Axios get request example

Axios Get Request | axios.get()

When developing an application or website with JavaScript, making HTTP requests to internal or external APIs is a common task. In such scenarios, Axios stands out as one of the most popular libraries to accomplish this task.

Axios is a popular JavaScript library used for making HTTP requests from the browser or Nodejs. It provides a simple API for performing various types of requests, including GET, POST, PUT, DELETE and more.

In this article, we will focus specifically on the Axios GET request and examine its practical examples.

Installing Axios

Before diving into making GET requests with Axios, you need to install the library. Axios can be easily installed via npm (Node Package Manager) by running the following command in your terminal:

npm install axios

Once installed, you can import Axios into your project using the require or import statement, depending on your project setup.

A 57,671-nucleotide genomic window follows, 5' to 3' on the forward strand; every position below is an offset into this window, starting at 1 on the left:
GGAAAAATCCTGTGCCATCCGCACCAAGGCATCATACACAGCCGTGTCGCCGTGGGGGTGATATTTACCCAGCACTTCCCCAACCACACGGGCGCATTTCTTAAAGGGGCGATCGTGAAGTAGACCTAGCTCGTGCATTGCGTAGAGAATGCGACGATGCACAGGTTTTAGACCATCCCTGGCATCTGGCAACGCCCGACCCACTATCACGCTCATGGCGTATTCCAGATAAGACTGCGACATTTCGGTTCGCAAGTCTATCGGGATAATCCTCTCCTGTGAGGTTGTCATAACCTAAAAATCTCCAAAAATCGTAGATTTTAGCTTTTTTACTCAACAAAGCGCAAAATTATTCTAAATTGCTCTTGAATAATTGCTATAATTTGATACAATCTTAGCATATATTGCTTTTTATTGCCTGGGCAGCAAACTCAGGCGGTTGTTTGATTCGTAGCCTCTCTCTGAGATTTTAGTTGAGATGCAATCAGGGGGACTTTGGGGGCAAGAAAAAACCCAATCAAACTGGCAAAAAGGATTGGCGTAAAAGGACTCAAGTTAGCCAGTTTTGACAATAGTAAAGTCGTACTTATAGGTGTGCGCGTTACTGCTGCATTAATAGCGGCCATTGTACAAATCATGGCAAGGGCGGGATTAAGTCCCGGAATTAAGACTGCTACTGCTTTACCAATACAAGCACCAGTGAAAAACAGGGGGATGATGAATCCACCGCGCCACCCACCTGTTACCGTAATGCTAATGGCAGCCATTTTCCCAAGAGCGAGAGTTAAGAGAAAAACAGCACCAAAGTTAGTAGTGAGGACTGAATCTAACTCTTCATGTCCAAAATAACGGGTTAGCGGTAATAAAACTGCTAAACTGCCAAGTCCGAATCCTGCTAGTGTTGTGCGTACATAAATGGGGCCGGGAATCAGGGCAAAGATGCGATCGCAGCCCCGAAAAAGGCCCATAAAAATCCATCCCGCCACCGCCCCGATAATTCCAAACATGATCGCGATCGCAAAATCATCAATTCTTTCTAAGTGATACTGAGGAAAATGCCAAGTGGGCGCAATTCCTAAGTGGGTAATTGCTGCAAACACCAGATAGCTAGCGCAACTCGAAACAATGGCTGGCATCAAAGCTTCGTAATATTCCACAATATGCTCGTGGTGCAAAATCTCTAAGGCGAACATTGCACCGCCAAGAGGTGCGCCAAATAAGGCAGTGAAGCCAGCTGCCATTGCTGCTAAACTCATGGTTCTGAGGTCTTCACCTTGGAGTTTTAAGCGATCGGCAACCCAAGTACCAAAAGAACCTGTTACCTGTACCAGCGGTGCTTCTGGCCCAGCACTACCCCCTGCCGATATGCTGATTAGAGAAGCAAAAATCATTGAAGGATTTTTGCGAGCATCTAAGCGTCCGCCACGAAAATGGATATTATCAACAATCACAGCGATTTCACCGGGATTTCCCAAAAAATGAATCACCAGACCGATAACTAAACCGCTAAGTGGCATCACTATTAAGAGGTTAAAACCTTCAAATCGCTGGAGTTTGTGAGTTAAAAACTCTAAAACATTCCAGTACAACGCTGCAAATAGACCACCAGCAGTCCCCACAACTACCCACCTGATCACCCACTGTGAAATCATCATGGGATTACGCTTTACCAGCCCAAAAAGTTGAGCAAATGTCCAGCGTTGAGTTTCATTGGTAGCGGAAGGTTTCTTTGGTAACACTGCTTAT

const axios = require('axios'); // for CommonJS (Nodejs)
// or
import axios from 'axios'; // for ES6 modules

Making a Basic Axios GET Request

A GET request is used to retrieve data from a source. To make a GET request with Axios, you can use the axios.get() method. It takes a URL as the first parameter and returns a Promise that resolves to the response data.

Here’s an example of a basic Axios GET request:

  .then(response => {
  .catch(error => {

To break down into parts, we make a GET request to the endpoint. The axios.get() method returns a Promise thus allowing to use .then() and .catch() to handle the success and failure cases, respectively. In the success case, we log the response data to the console and in the failure case, we log the error.

Handling Response Data

Axios GET method resolves a response object. This object contains various properties, such as data, status, headers and more. The most commonly used property is data. It holds the actual response data returned by the server.

Here’s an example of how you can access different properties of the response object:

  .then(response => {
    console.log(;     // response data
    console.log(response.status);   // response status code
    console.log(response.headers);  // response headers
    console.log(response.config);   // request configuration
  .catch(error => {
  1. data: This property contains the response data returned by the server. It could be an object, array, string, or any other data type depending on the server’s response.